“In a refugee camp, stories are everything. Everyone has one, having just slipped out from the grip of a nightmare.”
A timely, provocative and personal examination of the refugee experience
What is it like to be a refugee? It is a question many of us do not give much thought, and yet there are more than 25 million refugees in the world. To be a refugee is to grapple with your place in society, attempting to reconcile the life you have known with a new, unfamiliar home. All this while bearing the burden of gratitude in your host nation: the expectation that you should be forever thankful for the space you have been allowed.
Aged eight, Dina Nayeri fled Iran along with her mother and brother, and lived in the crumbling shell of an Italian hotel-turned-refugee camp. Eventually she was granted asylum in America. Now, Nayeri weaves together her own vivid story with those of other asylum seekers in recent years, bringing us inside their daily lives and taking us through the stages of their journeys, from escape to asylum to resettlement. In these pages, a couple fall in love over the phone, and women gather to prepare the noodles that remind them of home. A closeted queer man tries to make his case truthfully as he seeks asylum, and a translator attempts to help new arrivals present their stories to officials.
With surprising and provocative questions, The Ungrateful Refugee recalibrates the conversation around the refugee experience. Here are the real human stories of what it is like to be forced to flee your home, and to journey across borders in the hope of starting afresh.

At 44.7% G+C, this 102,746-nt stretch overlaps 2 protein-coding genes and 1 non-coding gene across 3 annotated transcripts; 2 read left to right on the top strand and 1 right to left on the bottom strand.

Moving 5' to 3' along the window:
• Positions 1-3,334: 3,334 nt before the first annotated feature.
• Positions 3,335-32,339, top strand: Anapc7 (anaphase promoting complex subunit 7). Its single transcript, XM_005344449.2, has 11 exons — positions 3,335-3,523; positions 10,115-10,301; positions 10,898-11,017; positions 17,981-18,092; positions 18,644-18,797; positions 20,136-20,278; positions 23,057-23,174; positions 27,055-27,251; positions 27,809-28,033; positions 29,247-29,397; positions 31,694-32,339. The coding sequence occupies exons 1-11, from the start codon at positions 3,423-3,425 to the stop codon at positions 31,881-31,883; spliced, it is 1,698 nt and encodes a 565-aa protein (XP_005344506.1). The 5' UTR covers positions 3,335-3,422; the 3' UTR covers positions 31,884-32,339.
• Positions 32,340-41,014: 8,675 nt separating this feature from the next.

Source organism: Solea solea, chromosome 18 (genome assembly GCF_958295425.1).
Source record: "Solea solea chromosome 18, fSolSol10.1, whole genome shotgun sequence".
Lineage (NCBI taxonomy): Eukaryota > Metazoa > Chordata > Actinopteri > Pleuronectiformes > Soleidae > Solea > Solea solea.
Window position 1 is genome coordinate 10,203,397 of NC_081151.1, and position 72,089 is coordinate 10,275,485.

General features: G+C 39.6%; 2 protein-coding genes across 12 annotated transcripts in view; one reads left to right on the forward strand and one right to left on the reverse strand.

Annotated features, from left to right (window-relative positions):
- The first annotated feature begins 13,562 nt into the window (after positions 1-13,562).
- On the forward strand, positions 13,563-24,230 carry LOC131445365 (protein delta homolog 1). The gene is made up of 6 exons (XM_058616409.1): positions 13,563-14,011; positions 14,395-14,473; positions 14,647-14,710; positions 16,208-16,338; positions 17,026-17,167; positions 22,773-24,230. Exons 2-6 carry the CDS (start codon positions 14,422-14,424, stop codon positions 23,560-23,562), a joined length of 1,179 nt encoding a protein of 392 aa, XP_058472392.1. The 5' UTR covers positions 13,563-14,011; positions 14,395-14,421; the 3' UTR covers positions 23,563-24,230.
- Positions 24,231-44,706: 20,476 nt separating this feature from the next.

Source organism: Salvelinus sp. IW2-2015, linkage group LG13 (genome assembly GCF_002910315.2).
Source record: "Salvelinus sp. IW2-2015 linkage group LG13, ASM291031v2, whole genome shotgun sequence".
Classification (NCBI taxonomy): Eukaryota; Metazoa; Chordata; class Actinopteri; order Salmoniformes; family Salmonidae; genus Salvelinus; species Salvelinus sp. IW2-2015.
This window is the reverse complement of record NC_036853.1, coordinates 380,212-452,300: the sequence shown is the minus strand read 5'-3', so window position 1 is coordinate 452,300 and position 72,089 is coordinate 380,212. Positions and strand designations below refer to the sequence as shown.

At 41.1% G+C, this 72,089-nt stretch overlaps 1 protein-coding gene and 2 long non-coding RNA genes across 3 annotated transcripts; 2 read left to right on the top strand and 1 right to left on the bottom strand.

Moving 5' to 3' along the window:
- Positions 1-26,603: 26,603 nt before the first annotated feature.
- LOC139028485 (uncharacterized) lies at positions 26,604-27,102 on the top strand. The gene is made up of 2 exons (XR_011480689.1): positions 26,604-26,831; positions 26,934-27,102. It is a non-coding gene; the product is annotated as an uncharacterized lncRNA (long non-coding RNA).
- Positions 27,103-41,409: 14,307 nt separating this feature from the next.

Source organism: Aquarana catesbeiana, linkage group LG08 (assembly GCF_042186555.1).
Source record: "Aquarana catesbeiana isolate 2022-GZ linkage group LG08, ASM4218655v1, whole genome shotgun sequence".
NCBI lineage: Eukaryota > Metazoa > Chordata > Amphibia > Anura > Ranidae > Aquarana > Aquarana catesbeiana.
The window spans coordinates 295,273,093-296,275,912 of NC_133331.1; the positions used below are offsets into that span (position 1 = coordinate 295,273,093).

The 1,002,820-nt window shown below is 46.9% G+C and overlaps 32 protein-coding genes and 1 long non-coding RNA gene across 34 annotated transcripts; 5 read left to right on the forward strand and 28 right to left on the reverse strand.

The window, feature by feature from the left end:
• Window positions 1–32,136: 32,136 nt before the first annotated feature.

“Dina Nayeri has written a vital book for our times. The Ungrateful Refugee gives voice to those whose stories are too often lost or suppressed. Braiding memoir, reportage and essayism, Nayeri allows those fortunate enough to have never been stateless or displaced to glimpse something of the hardships and subtleties of the refugee experience. Written with compassion, tenderness and a burning anger, her book appears at the end of a decade in which division and dislocation have risen to a terrible pitch. It speaks powerfully from – and to – the heart. Please read it”
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“This is a humane and compelling book that seeks to make human those demonised by the media and governing bodies for so long. Nayeri is never sentimental and her accounts of refugee lives, including her own, are unflinching, complex, provocative and important”
“A work of astonishing, insistent importance … This is a book full of revelatory truths, moments where we are plunged deeply and painfully into the quotidian experience of the refugee”
“Dina Nayeri’s powerful writing confronts issues that are key to the refugee experience”
Viet Thanh Nguyen
“A thoughtful investigation … This wide-ranging, reasoned book is no polemic: its observations are self-reflective, contemplative and significant”
Dina Nayeri was born in Iran during the revolution and arrived in America when she was ten years old. She is the winner of a National Endowment for the Arts Grant and the UNESCO City of Literature Paul Engle Prize. The author of two novels – Refuge and A Teaspoon of Earth and Sea – and contributor to The Displaced, her work has been published in over twenty countries. Her stories and essays have been published in The O. Henry Prize Stories, Best American Short Stories, the New York Times, Guardian, Wall Street Journal, Granta and many other publications. She lives in London. @DinaNayeri | dinanayeri.com